Dr. McMillan was born near the site of Red Springs, but a that time the present thriving town was undreamed of. His father was John McMillan, and his mother, before her marriage, was Miss Mary E. Smith, whose father, the Reverend Daniel Smith, was a cultured Presbyterian minister, a sketch of whose life one may read in Dr. Howell's History of the Presbyterian Church in South Carolina.

Dr. McMillan's great-grandfather Brown [Neill Brown, known as "Whig Neill" Brown] was one of the six delegates from this county [Robeson] to the Convention in Fayetteville that ratified the Constitution of the United States [The link has a list of all the delegates per county]. It is clear the doctor is sprung from an ancestry of whom he may be proud, and a worthy son of worthy sires is he.

He married Miss Lou A. Purcell, whose father was Malcolm Purcell, who once represented his county in the General Assembly, and had been licensed to practice law. He was a graduate of the University of North Carolina.

Dr. McMillan secured his education at the University of North Carolina and at the University of Maryland, graduating in the medical course at the latter institution in the year 1882. He began his practice at Plainview, near the site of Rowland, in 1883, and there toiled for sixteen years, removing to Red Springs in 1898 and forming a partnership with Dr. J.L. McMillan.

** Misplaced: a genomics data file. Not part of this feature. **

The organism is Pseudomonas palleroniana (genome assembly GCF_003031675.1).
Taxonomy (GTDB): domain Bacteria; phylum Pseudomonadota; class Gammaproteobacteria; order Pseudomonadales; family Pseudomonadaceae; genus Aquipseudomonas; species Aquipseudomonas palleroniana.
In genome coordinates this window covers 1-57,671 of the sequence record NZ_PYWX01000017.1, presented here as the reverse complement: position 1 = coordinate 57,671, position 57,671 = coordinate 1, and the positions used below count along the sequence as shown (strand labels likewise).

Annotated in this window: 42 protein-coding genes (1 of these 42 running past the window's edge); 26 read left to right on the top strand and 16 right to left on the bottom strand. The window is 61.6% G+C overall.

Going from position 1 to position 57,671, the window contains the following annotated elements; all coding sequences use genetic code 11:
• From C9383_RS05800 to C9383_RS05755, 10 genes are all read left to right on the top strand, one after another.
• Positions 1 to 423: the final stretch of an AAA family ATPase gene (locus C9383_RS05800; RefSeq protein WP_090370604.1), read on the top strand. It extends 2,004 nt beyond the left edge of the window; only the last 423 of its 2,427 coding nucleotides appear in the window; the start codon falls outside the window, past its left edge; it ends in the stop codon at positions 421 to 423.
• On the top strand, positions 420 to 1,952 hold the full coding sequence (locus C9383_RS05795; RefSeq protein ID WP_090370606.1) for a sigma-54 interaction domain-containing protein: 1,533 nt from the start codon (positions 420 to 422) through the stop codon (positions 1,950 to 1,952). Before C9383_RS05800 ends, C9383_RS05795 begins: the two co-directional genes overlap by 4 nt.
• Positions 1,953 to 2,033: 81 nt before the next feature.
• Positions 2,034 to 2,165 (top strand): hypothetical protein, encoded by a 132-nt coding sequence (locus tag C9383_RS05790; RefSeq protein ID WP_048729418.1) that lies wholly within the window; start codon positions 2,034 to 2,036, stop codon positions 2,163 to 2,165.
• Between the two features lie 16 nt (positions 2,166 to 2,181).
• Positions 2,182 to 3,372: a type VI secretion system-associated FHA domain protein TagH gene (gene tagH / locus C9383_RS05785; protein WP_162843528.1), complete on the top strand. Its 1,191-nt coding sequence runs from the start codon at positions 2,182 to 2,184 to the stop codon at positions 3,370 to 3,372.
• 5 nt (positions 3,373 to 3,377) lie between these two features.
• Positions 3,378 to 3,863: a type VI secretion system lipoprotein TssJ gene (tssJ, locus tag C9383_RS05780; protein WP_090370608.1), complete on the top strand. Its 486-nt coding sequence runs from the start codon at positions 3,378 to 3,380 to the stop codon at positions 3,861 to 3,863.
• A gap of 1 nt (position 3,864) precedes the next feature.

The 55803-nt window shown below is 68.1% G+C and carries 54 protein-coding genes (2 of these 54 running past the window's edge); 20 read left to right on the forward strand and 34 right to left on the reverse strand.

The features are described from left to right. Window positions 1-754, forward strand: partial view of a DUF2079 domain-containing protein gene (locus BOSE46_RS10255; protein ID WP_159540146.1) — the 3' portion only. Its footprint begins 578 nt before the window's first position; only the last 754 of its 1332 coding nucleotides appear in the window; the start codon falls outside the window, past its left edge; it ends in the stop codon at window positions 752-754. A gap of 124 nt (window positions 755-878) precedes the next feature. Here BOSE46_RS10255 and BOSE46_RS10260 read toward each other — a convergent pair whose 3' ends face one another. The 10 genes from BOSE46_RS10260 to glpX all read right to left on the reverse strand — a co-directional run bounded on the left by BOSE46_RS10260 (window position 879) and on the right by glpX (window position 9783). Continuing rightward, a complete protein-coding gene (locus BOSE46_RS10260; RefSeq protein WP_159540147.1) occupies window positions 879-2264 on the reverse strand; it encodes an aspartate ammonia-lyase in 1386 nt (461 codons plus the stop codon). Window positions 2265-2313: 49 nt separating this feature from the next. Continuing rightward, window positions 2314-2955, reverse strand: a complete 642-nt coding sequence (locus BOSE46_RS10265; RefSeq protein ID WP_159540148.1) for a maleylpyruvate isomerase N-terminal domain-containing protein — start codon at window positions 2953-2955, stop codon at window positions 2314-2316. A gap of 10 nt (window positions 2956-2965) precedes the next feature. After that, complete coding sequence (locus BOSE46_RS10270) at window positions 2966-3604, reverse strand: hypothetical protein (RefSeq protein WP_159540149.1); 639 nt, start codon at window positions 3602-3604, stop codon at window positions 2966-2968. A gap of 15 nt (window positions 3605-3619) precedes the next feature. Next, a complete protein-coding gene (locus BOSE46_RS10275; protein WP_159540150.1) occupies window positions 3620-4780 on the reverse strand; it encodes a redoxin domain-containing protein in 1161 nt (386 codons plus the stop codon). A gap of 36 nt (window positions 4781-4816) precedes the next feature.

Dr. B.F. McMillan has a lovely residence in the very heart of the town of Red Springs, a cut of which is found elsewhere. Here is a model home in a model town.


One of the most useful institutions in the town of Red Springs and one of the most devoted to the interest of the town is the Citizen, the weekly paper published by Mr. R.B. Branch, who is both a practical printer and a good newspaper man. The Citizen is a capital local paper.


County Surveyor and Civil Engineer.

Mr. Purcell is one of the county's busiest men. He has work enough now before him to last him for months and maybe years. He would like to employ a bright and energetic young man to help him.

Mr. Purcell was old enough to be in the Confederate army, but one would not judge so from his appearance. He spent the session of 1861-62 at the University of North Carolina, but stopped to take a course in that cruel school of experience, serving in Company D, First Battalion, Heavy Artillery, unti the fall of Fort Fisher, after which time he served in the engineering corps and was at Kinston and Bennettsville in that capacity. He returned to the University in 1866 and graduated in 1868, the last year of the old regime. Returning home, he became a farmer, and has devoted himself to that profession and to surveying ever since. He was elected county surveyor last fall.